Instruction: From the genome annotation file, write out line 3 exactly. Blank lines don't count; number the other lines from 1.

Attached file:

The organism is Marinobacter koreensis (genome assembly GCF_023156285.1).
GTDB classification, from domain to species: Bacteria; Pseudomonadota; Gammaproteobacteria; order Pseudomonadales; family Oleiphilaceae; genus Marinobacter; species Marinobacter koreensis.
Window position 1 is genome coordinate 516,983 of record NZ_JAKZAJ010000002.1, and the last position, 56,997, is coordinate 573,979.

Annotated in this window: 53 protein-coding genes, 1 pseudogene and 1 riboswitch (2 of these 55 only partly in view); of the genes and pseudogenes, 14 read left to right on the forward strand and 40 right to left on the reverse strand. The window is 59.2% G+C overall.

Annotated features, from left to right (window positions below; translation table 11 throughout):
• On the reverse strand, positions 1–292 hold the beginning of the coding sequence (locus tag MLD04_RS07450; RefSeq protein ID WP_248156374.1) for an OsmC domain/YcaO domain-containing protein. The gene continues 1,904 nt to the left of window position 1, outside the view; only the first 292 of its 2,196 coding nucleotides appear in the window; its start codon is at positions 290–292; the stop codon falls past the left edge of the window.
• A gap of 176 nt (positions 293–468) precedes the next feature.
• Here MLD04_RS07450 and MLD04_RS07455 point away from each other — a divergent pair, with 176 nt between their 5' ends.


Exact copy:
Window position 1 is genome coordinate 516,983 of record NZ_JAKZAJ010000002.1, and the last position, 56,997, is coordinate 573,979.